Yikes. Dana Milbank reports that a few congressional Democrats are still "rusty" when it comes to investigations--apparently, Henry Waxman was outmatched by Paul Bremer of all people during Iraq hearings on Tuesday. (The hearings have still been extremely valuable.) This doesn't seem to be a universal phenomenon though. Democrats on the Senate Commerce Committee--especially John Kerry--tore the White House a new one yesterday during hearings on climate change. Chris Mooney's report is worth reading.
There's a theory that John Warner is just the beginning: That tons of not-yet-defected Republicans are thoroughly fed up with Bush and are giving him -- by filibustering the anti-surge vote in the Senate -- a last push on the swing before they just walk away. I doubted that (party loyalty is party loyalty, especially if you're in the minority), but I might have changed my mind at the presser I just went to on the border agents who shot a drug-runner in the ass and got put in the slammer, where one was beaten up by fellow inmates.
by Sanford Levinson Would you gladly drive a car with slick tires and failing brakes simply because you haven't driven over a cliff yet? Or, as much to the point, would you give your children such a car? One suspects that the answer to the latter question is no, even if one might be tempted to take certain risks with regard to one's own life. Consider also the issuance by the U.S. government this past week of potential responses to a threatened repetition of the disastrous flu pandemic of 1918 (which killed almost as many U.S. soldiers as died in World War I itself).
In Slate, Fred Kaplan argues that the FY2008 military budget submitted by President Bush yesterday comes out to $739 billion, once all the accounting gimmicks are factored in. Adjusted for inflation, "that's about one-third higher than the previous record for military spending, set in 1952, when more than 30,000 American soldiers were dying in the Korean War and the Pentagon was embarking on its massive Cold War rearmament drive." If I'm not mistaken, though, the Defense Department will likely end up asking for even more money than Kaplan figures.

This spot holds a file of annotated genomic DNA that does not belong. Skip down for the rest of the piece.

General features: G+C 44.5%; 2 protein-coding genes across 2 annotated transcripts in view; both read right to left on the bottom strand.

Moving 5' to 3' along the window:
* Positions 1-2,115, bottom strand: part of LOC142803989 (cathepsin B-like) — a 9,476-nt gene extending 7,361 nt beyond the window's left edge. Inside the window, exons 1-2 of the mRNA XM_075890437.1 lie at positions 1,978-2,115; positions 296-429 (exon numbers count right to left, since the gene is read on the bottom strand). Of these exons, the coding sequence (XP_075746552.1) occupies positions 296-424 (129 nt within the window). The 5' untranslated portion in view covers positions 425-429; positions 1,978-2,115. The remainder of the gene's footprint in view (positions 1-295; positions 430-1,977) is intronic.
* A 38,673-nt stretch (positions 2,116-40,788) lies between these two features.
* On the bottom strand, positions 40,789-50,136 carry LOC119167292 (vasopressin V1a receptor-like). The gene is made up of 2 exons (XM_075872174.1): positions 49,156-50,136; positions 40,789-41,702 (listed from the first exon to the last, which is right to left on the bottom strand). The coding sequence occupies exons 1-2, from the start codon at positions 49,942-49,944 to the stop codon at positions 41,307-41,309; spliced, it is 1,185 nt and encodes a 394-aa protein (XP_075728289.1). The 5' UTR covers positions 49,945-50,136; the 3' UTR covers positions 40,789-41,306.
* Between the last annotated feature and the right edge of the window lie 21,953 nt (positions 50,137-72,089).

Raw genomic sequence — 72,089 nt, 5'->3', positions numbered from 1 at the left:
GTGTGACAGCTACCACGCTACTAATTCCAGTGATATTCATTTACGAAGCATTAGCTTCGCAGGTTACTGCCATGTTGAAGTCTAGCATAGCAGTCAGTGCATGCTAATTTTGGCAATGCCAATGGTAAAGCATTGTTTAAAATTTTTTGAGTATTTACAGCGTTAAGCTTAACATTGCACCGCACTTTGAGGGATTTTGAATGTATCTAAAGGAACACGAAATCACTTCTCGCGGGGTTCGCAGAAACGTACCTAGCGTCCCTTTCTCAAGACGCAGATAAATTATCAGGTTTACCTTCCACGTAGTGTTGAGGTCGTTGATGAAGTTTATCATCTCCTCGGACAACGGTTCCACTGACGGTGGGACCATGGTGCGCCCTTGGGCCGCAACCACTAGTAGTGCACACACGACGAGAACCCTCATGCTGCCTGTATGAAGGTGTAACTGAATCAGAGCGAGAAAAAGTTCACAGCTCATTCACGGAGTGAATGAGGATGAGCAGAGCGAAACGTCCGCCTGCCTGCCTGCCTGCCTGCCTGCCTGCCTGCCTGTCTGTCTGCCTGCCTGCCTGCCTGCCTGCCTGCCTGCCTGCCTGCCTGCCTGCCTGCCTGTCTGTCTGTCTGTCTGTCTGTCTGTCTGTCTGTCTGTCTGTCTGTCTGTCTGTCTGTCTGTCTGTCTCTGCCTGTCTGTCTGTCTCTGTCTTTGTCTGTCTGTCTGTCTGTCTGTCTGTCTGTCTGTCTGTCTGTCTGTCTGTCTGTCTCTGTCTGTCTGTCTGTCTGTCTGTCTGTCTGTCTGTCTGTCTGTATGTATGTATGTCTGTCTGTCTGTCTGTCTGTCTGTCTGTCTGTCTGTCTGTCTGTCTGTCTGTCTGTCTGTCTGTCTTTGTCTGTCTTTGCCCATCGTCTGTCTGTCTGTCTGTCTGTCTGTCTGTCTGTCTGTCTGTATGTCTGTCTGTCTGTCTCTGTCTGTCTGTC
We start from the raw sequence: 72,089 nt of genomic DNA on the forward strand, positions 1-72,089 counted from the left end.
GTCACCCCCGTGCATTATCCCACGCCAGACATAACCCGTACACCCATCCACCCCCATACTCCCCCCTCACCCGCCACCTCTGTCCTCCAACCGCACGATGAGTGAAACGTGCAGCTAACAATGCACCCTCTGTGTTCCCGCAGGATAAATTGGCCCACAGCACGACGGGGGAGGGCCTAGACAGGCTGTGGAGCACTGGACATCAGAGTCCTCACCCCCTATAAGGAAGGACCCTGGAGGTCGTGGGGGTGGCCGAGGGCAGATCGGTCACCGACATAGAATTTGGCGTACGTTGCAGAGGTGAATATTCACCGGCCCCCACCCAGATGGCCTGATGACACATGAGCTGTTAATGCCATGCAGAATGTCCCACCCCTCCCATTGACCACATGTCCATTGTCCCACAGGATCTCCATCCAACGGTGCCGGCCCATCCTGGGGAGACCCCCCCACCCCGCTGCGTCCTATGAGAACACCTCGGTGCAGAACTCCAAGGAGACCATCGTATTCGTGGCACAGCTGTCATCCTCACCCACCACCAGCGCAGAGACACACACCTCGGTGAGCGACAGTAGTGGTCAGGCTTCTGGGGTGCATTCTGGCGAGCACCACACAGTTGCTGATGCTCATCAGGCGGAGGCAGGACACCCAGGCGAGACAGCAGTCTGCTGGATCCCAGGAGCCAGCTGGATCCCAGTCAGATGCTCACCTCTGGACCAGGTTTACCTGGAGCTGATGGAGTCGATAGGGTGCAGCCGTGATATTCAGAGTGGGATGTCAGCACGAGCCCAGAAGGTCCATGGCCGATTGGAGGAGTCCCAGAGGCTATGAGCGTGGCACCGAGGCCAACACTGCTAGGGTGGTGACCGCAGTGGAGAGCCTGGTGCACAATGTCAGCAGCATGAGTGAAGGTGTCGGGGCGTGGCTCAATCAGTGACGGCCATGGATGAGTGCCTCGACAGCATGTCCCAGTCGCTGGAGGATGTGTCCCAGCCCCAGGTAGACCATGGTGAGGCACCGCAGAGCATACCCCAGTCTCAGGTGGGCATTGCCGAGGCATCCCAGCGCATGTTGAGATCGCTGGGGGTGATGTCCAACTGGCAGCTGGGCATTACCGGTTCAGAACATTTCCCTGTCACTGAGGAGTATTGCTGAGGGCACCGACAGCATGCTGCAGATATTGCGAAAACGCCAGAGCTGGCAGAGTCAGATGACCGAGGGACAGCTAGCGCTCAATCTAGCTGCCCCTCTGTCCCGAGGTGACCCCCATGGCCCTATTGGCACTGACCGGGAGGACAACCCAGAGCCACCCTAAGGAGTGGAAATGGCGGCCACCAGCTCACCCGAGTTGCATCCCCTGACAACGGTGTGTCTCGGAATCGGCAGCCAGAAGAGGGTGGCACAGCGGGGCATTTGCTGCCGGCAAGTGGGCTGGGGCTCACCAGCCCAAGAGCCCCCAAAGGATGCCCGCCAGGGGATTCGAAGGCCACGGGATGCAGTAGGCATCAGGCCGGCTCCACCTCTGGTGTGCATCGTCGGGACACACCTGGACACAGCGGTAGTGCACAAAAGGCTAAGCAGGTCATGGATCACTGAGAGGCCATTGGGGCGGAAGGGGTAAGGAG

In 1994, two sociologists went to Red Hook, Brooklyn, to solve a mystery. Red Hook abutted the East River, and along the waterfront sat shipping companies and warehouses--all in need of low-skilled labor. Next door sat a housing project teeming with exactly that. But the locals--primarily African Americans--didn't get hired. Instead, the jobs went to workers from outside the neighborhood, often Caribbean immigrants.
by David Bromwich"It won't stop us." The subject of Dick Cheney's extraordinary statement a week ago was the administration's resolve to escalate the war in Iraq, and the co-equal effort to trigger a confrontation with Iran. Cheney was saying that he intended to go forward (with Bush and Rice and Gates rounding out the "we") no matter what the challenge or attempts at correction by the Senate and House of Representatives. It was another symptom of a mentality that belongs more to the history of absolute monarchy than to a constitutional republican regime or even a limited monarchy.
In somewhat surprising news, The Weekly Standard has boldly taken a break from highlighting the childhoods of unremarkable public servants in their new issue. Specifically, there's a pretty ridiculous piece by Noemie Emery (she of "Bush is the new Truman" fame) about the surge.
Matt Yglesias writes: [O]ne of the memes floating about in the Nadersphere has, I think, been vindicated: Namely the basically Leninist idea that a Democratic loss and a period of Republican governance would pull the Democrats in a more progressive direction in terms of, for example, questioning "Washington Consensus" globalization. At the time, that argument didn't make sense to me. And in some important ways I still don't think it makes a ton of sense logically. But it does seem to be what's happened. Now, was that a price worth paying for the dead in Iraq, the torture, etc.?
Lately, Defense Secretary Robert Gates has been insisting that, despite all signs to the contrary, the Bush administration has no plans for a war with Iran: With respect to Iran, first of all, the president has made clear; the secretary of State has made clear; I've made clear -- nobody is planning -- we are not planning for a war with Iran. Right, and if everyone claps loud enough, we might almost forget this headline from May of 2002: "Rumsfeld: No Plans to Invade Iraq." Or this, from George W. Bush, a month later: [T]here are no war plans on my desk.
Is it paranoid to think that the White House is planning to attack Iran--and soon? Reports like this one, from U.S. News & World Report, keep bubbling up every day: Democratic insiders tell the Political Bulletin that they suspect Bush will order the bombing of Iranian supply routes, camps, training facilities, and other sites that Administration officials say contribute to American losses in Iraq. Under this scenario, Bush would not invade Iran with ground forces or zero in on Iranian nuclear facilities.